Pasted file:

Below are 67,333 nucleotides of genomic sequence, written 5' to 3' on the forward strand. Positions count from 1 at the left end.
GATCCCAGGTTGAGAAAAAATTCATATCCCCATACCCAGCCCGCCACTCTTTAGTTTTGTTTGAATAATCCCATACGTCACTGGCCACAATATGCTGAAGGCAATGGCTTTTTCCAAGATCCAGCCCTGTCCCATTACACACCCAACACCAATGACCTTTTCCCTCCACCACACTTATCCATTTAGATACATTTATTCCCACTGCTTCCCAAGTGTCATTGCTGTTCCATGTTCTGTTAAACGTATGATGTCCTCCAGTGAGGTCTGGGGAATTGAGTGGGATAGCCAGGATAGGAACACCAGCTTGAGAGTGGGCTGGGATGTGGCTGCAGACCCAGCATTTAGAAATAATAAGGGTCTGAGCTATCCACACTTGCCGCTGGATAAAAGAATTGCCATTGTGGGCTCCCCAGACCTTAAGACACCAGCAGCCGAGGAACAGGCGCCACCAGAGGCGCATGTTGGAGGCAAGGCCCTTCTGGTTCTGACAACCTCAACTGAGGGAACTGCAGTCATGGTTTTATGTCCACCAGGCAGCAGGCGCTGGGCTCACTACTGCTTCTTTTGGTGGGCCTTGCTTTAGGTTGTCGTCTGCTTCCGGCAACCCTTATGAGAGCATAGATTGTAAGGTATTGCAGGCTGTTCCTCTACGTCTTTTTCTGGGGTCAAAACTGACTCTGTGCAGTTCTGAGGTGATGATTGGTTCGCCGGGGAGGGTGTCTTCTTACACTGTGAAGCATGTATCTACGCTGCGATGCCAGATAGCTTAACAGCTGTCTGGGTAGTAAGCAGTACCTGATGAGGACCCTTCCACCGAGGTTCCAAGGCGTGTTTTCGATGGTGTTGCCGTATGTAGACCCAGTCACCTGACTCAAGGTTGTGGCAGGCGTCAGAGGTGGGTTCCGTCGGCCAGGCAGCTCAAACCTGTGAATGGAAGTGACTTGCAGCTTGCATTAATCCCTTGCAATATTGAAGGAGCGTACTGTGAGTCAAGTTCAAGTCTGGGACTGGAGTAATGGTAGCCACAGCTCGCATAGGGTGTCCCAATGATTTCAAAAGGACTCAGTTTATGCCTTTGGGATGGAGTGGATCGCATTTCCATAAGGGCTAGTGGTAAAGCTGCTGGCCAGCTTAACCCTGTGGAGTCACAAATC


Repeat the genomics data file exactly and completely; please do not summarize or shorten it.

Below are 67,333 nucleotides of genomic sequence, written 5' to 3' on the forward strand. Positions count from 1 at the left end.
GATCCCAGGTTGAGAAAAAATTCATATCCCCATACCCAGCCCGCCACTCTTTAGTTTTGTTTGAATAATCCCATACGTCACTGGCCACAATATGCTGAAGGCAATGGCTTTTTCCAAGATCCAGCCCTGTCCCATTACACACCCAACACCAATGACCTTTTCCCTCCACCACACTTATCCATTTAGATACATTTATTCCCACTGCTTCCCAAGTGTCATTGCTGTTCCATGTTCTGTTAAACGTATGATGTCCTCCAGTGAGGTCTGGGGAATTGAGTGGGATAGCCAGGATAGGAACACCAGCTTGAGAGTGGGCTGGGATGTGGCTGCAGACCCAGCATTTAGAAATAATAAGGGTCTGAGCTATCCACACTTGCCGCTGGATAAAAGAATTGCCATTGTGGGCTCCCCAGACCTTAAGACACCAGCAGCCGAGGAACAGGCGCCACCAGAGGCGCATGTTGGAGGCAAGGCCCTTCTGGTTCTGACAACCTCAACTGAGGGAACTGCAGTCATGGTTTTATGTCCACCAGGCAGCAGGCGCTGGGCTCACTACTGCTTCTTTTGGTGGGCCTTGCTTTAGGTTGTCGTCTGCTTCCGGCAACCCTTATGAGAGCATAGATTGTAAGGTATTGCAGGCTGTTCCTCTACGTCTTTTTCTGGGGTCAAAACTGACTCTGTGCAGTTCTGAGGTGATGATTGGTTCGCCGGGGAGGGTGTCTTCTTACACTGTGAAGCATGTATCTACGCTGCGATGCCAGATAGCTTAACAGCTGTCTGGGTAGTAAGCAGTACCTGATGAGGACCCTTCCACCGAGGTTCCAAGGCGTGTTTTCGATGGTGTTGCCGTATGTAGACCCAGTCACCTGACTCAAGGTTGTGGCAGGCGTCAGAGGTGGGTTCCGTCGGCCAGGCAGCTCAAACCTGTGAATGGAAGTGACTTGCAGCTTGCATTAATCCCTTGCAATATTGAAGGAGCGTACTGTGAGTCAAGTTCAAGTCTGGGACTGGAGTAATGGTAGCCACAGCTCGCATAGGGTGTCCCAATGATTTCAAAAGGACTCAGTTTATGCCTTTGGGATGGAGTGGATCGCATTTCCATAAGGGCTAGTGGTAAAGCTGCTGGCCAGCTTAACCCTGTGGAGTCACAAATC